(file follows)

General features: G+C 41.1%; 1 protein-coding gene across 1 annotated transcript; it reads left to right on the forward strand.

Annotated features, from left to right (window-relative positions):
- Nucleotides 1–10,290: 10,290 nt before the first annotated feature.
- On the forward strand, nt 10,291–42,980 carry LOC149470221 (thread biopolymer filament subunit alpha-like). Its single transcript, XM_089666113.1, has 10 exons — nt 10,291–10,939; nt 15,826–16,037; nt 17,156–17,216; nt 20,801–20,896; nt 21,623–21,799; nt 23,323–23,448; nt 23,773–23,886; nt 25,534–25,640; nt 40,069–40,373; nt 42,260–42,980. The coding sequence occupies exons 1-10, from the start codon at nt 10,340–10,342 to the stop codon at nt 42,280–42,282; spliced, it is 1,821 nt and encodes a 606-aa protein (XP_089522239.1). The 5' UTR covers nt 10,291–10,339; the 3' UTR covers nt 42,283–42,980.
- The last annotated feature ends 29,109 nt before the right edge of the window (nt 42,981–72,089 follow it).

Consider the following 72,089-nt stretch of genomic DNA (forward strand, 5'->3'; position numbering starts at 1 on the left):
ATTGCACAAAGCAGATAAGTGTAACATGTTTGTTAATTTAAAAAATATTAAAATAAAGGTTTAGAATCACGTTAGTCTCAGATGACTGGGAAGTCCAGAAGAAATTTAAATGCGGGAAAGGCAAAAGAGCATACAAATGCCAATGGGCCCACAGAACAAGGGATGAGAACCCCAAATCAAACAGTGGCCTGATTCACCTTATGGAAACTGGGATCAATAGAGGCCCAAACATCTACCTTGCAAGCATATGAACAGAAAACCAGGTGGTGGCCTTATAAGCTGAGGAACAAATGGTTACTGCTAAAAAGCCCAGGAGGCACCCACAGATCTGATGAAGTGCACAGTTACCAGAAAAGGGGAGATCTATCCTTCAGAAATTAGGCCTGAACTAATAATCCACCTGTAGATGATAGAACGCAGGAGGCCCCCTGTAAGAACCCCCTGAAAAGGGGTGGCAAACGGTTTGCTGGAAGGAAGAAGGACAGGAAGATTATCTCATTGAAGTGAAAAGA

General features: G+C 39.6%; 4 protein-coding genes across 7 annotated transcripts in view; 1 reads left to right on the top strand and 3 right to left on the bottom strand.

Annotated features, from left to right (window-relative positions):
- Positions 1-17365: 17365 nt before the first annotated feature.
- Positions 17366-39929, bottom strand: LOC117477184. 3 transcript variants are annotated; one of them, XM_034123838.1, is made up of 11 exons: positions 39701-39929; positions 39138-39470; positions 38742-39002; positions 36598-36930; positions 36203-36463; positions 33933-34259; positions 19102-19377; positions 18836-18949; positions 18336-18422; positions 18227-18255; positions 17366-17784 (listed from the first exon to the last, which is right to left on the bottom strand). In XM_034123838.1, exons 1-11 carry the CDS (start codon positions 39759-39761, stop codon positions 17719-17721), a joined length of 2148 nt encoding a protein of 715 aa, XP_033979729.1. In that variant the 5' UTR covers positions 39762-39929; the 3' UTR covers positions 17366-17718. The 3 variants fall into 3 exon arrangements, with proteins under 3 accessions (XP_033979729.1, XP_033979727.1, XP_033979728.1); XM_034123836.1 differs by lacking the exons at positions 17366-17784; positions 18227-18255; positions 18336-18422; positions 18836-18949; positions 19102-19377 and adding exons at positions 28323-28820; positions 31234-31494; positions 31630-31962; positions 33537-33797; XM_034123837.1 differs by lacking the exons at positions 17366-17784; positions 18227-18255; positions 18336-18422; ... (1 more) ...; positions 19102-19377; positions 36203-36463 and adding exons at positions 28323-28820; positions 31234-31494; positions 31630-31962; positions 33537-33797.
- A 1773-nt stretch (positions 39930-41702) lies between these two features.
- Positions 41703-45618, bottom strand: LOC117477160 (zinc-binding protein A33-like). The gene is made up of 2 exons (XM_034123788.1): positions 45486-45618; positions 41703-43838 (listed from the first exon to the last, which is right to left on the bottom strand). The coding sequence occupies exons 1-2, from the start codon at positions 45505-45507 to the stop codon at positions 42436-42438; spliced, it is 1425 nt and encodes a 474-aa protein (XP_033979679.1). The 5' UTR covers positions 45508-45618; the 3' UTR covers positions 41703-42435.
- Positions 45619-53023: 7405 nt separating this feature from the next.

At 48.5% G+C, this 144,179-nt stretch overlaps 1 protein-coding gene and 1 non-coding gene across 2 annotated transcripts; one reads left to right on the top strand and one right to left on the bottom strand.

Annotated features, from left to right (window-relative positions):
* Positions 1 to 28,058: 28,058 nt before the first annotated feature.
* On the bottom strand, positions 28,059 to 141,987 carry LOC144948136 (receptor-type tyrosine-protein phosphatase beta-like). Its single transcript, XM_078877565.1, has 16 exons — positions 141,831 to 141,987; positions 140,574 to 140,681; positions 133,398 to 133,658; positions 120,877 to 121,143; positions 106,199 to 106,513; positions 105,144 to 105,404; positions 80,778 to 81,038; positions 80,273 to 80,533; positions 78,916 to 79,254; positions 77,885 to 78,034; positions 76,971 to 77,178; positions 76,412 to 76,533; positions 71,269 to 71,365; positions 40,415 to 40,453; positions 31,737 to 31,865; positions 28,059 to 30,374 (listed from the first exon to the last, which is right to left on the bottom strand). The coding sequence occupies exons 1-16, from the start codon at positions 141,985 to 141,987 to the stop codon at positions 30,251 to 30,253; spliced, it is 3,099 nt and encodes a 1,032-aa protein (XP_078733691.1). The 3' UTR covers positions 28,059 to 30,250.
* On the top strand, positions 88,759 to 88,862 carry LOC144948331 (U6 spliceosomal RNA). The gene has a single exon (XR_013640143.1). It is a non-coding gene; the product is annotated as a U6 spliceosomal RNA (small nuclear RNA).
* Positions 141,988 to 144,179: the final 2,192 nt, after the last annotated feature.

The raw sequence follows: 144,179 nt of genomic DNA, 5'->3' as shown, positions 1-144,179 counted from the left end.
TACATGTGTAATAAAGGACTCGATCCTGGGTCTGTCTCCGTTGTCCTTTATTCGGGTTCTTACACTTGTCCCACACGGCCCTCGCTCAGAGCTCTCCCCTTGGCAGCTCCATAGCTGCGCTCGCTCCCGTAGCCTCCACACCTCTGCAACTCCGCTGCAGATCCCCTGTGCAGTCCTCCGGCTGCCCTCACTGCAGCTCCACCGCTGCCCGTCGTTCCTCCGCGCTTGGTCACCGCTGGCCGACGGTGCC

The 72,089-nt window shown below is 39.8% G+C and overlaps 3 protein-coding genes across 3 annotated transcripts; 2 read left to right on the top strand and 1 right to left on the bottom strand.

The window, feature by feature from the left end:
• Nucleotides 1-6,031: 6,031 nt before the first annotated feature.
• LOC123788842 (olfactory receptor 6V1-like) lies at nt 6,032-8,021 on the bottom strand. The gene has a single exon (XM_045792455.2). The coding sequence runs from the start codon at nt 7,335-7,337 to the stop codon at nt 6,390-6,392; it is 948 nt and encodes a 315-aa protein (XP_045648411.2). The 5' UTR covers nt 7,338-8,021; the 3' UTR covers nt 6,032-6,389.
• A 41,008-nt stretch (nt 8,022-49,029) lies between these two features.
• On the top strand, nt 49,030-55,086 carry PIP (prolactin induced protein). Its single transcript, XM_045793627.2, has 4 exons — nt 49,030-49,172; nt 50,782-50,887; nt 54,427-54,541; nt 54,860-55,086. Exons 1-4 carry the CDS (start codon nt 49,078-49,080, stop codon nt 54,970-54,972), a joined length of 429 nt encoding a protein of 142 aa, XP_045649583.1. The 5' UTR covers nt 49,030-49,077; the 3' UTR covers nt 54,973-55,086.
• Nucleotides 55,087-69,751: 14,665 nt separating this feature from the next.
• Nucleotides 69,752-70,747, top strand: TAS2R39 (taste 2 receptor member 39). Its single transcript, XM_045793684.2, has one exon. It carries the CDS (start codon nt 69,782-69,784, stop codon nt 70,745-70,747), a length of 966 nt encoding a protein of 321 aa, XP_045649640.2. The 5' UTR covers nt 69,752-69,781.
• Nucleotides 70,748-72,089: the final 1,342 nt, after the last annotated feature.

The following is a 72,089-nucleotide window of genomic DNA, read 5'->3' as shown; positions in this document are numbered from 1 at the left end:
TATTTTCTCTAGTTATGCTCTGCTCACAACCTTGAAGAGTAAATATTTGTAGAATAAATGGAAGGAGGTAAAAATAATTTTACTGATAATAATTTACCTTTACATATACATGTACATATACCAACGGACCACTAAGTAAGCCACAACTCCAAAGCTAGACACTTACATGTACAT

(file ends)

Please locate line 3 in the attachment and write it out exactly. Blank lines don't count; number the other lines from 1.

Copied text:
- Nucleotides 1–10,290: 10,290 nt before the first annotated feature.